This week 5 January 2007

  • If slugs and snails have decimated your hostas, it is possible to cut the foliage off, feed and water them well and they will spring into fresh growth which you can resolve to keep free from munching critters. This approach only works when plants are still in full growth and is the principle behind cutting back hybrid clematis which have finished flowering and roses past their first flush.
  • Containers of gross feeding annuals or perennials need liquid feeding, preferably weekly, and watering on a daily regime. Hanging baskets which are crammed with overcrowded flowering plants to gain effect may need twice daily watering as well as weekly liquid feeding to keep them looking good. These flowering plants are putting so much energy into putting on a display that they need the horticultural equivalent of the energy drink to keep them going. Deadheading will extend the display.
  • Containers planted with shrubs usually just need watering regularly because they should be getting their sustenance from slow release fertiliser in the potting mix and shrubs are more vulnerable to fertiliser burn from over feeding.
  • Stay on top of the weeding. Vigilance is the key to stopping an explosion of weeds.
  • Spray for thrips on rhododendrons if you have a problem with silver leaves. Fresh infestations can be seen on the underside of the foliage. Adult thrips are black and new ones are white.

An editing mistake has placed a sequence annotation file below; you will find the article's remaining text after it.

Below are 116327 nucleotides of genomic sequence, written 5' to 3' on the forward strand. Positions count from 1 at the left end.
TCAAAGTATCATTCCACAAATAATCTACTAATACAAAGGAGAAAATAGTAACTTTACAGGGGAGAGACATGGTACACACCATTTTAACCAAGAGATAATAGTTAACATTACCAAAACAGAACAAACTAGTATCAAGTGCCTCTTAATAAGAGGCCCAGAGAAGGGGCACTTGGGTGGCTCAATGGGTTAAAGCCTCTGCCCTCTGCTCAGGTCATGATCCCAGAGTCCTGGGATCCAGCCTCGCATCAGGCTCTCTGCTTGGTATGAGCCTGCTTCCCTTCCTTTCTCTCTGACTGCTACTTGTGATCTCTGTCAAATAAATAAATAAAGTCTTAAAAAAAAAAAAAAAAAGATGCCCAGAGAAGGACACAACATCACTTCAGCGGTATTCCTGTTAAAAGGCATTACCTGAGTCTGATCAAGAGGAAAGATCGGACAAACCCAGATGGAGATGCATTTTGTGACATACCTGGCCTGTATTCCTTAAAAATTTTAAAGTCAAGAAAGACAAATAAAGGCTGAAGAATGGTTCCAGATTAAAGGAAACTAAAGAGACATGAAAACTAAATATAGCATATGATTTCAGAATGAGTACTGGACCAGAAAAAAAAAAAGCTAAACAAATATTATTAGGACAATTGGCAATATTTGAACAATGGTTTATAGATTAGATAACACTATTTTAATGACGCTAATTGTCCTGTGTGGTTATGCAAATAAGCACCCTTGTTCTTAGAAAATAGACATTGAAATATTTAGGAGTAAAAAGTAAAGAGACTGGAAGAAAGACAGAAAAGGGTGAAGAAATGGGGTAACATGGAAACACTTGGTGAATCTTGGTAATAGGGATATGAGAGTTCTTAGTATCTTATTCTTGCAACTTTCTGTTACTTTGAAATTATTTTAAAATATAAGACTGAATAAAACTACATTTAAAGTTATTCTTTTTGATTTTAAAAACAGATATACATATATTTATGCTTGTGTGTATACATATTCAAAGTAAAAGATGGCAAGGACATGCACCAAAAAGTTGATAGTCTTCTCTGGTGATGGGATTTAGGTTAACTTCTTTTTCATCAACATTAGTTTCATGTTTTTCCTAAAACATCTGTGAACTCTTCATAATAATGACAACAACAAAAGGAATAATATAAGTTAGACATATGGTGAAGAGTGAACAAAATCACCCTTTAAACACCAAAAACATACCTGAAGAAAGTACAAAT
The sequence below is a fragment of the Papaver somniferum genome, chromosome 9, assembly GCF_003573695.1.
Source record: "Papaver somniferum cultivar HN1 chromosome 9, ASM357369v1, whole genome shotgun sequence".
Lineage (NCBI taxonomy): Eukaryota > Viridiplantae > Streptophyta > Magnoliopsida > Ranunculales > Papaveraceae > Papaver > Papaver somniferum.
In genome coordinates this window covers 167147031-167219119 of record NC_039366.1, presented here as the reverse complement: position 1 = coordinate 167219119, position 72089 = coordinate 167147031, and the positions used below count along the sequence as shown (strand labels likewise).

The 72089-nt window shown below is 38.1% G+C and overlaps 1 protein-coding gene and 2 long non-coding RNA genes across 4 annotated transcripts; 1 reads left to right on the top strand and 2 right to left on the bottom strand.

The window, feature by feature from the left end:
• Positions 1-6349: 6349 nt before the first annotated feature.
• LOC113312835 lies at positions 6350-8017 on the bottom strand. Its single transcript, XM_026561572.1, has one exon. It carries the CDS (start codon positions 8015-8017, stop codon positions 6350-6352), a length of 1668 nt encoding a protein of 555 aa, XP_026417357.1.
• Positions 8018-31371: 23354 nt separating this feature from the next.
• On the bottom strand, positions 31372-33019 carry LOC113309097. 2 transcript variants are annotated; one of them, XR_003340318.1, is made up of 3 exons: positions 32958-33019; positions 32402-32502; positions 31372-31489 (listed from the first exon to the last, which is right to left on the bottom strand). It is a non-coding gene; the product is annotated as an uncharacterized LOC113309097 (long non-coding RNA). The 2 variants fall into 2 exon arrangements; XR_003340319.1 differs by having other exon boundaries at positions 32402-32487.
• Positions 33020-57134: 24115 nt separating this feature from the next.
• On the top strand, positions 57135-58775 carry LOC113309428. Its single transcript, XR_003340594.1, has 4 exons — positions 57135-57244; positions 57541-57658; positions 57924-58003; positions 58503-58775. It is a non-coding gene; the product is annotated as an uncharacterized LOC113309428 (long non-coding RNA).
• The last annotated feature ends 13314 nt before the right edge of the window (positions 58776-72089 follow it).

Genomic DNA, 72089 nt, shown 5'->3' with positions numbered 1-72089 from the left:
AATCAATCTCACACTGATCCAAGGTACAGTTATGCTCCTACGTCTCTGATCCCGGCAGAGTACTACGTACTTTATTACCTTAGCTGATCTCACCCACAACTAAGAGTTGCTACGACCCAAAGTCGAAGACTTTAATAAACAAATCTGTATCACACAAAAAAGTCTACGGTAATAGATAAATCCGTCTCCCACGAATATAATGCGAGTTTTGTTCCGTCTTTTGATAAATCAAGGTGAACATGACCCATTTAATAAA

• Flowering cherries are one tree that gets pruned in summer, not when dormant in winter. So if you need to prune cherries or to take out witches broom (identifiable as strong growing, very leafy branches which fail to flower) plan on doing it over the next month or so.
  • In the vegetable garden, January is traditionally the time to plant out for winter although it may be a tad early for us. Some of the cabbages might be ready before winter if you put them in now. Winter vegetables do their growing in summer and autumn and then hold in the garden for you to harvest in the colder months. The key is to get the timing right so that they do not go to seed before winter.
  • Harvest garlic. It can be lifted now even if it is still green, and left to lie on the ground while the foliage dies off. Not so onions. Leave them until the tops are bent over.
  • Keep successional sowings of sweetcorn and other summer crops going. You have until the end of this month to ensure they get through before cold weather strikes. Although some of us might be wondering whether warm weather will ever actually arrive this summer.